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Forms

Forms are the cornerstone of any real app. In Angular 2, forms have changed quite a bit from their v1 counterpart.

Where we used to use ngModel and map to our internal data model, in Angular 2 we more explicitly build forms and form controls.

While it feels like more code to write, in practice it’s easier to reason about than with v1, easier to unit test, and we no longer have to deal with frustrating ngModel and scope data problems.

Simple Form

Let’s start with a simple login form in HTML with Angular 2.

app.module.ts
import { BrowserModule } from '@angular/platform-browser';
import { NgModule } from '@angular/core';
// We need to import the ReactiveFormsModule and HttpModule
import { ReactiveFormsModule } from '@angular/forms';
import { HttpModule } from '@angular/http';

import { AppComponent } from './app.component';

@NgModule({
  declarations: [
    AppComponent
  ],
  imports: [
    BrowserModule,
    ReactiveFormsModule,
    HttpModule
  ],
  providers: [],
  bootstrap: [AppComponent]
})
export class AppModule { }
login-page.html
<form [formGroup]="loginForm" (ngSubmit)="doLogin($event)">
    <input formControlName="email" type="email" placeholder="Your email">
    <input formControlName="password" type="password" placeholder="Your password">
  <button type="submit">Log in</button>
</form>
app.component.ts
import { Component } from '@angular/core';
import { FormBuilder, Validators } from '@angular/forms';

@Component({
  selector: 'login-page',
  templateUrl: 'login-page.html'
})
export class LoginPage {
  public loginForm = this.fb.group({
    email: ["", Validators.required],
    password: ["", Validators.required]
  });
  constructor(public fb: FormBuilder) {}
  doLogin(event) {
    console.log(event);
    console.log(this.loginForm.value);
  }
}

When we run this, we are shown a simple login form with email and password:

ex

FormBuilder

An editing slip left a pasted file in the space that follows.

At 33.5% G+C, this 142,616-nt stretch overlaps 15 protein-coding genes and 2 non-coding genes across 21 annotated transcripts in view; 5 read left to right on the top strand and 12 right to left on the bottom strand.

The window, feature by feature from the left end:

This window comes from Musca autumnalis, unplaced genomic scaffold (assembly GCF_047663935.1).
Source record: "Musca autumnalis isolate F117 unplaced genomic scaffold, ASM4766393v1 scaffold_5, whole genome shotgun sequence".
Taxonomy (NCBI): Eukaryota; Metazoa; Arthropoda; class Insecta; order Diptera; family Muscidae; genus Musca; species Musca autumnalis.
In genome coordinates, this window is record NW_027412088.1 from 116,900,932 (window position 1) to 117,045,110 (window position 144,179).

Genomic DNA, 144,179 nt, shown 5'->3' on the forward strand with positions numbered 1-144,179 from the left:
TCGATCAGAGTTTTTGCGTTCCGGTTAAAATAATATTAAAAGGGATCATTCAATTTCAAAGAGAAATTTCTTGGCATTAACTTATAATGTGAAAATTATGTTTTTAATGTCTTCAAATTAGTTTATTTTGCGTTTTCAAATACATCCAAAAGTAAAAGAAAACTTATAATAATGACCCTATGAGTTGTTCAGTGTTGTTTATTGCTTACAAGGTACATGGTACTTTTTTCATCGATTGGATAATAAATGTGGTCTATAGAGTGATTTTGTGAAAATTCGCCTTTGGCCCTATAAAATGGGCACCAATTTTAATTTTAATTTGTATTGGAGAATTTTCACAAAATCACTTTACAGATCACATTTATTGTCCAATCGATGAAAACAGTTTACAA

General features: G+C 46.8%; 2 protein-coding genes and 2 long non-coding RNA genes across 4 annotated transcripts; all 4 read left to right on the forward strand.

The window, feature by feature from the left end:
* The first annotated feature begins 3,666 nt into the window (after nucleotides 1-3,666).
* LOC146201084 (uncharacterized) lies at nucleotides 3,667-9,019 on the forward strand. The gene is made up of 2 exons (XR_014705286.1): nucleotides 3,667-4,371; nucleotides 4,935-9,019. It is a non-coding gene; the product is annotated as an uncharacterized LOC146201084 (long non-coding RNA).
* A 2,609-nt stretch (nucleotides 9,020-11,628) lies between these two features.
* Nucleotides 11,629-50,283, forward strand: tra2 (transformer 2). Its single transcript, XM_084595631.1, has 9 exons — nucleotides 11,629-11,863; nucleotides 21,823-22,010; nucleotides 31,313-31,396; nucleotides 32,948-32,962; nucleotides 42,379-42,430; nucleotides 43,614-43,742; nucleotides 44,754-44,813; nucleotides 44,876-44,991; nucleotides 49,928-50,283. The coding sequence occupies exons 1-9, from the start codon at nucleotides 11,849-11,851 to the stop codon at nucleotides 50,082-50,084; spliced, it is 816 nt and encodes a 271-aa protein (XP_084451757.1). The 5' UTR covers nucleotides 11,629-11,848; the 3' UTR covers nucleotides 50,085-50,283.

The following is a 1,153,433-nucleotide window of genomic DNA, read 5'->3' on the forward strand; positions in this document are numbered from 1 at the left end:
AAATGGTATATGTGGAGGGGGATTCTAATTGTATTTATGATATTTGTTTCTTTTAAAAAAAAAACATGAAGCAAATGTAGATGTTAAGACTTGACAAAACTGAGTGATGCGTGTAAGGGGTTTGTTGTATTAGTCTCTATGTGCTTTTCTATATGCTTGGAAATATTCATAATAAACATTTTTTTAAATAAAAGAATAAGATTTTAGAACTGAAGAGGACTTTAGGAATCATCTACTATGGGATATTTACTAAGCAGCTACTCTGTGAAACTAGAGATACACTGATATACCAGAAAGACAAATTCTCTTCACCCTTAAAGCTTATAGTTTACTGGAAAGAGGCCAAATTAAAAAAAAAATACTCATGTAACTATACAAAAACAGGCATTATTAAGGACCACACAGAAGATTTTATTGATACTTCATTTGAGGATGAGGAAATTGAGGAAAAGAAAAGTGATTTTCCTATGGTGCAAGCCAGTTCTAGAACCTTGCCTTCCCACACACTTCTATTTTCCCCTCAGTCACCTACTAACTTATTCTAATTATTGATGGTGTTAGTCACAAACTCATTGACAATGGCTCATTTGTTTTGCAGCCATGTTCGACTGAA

The FormBuilder from the example above makes it easy for us to specify form controls and the various validators we might want to apply to certain controls.

In the example above, we are creating two inputs, an email and password field:

public loginForm = this.fb.group({
  email: ['', Validators.required],
  password: ['', Validators.required],
});

ControlGroup

The FormBuilder creates instances of FormGroup, which we refer to as a form.

Instead of using the FormBuilder, we could also construct the FormGroup manually:

import { FormGroup, FormControl } from '@angular/forms';

...

public loginForm = new FormGroup({
  email: new FormControl("email", Validators.required),
  password: new FormControl("password", Validators.required)
});

In practice though, the FormBuilder is what we will use to quickly create forms.

Form Directives

You’ll notice the lack of ngModel anywhere in our form. Instead, we have the formControlName directives that map certain inputs to our control objects:

  <input formControlName="email" type="email" placeholder="Your email">

This “binds” the email input to the instance of our email control.

Custom validators

We can build custom form validators as a simple function:

function containsMagicWord(c: FormControl) {
  if(c.value.indexOf('magic') >= 0) {
    console.log('not valid')
    return {
      noMagic: true
    }
  }

  // Null means valid, believe it or not
  console.log('valid')
  return null
}

this.loginForm = fb.group({
  email: ['', containsMagicWord]
  password: ['', Validators.required],
});

Handling form values

We can easily get the simple Typescript object value of our form, or the value of an individual control:

doLogin(event) {
  // Show the value of the form
  let formData = this.loginForm.value;
  // { email: 'blah@blah.net', password: 'imnottelling1' }

  // Or, grab the value of one control:
  let email = this.loginForm.controls.email.value

}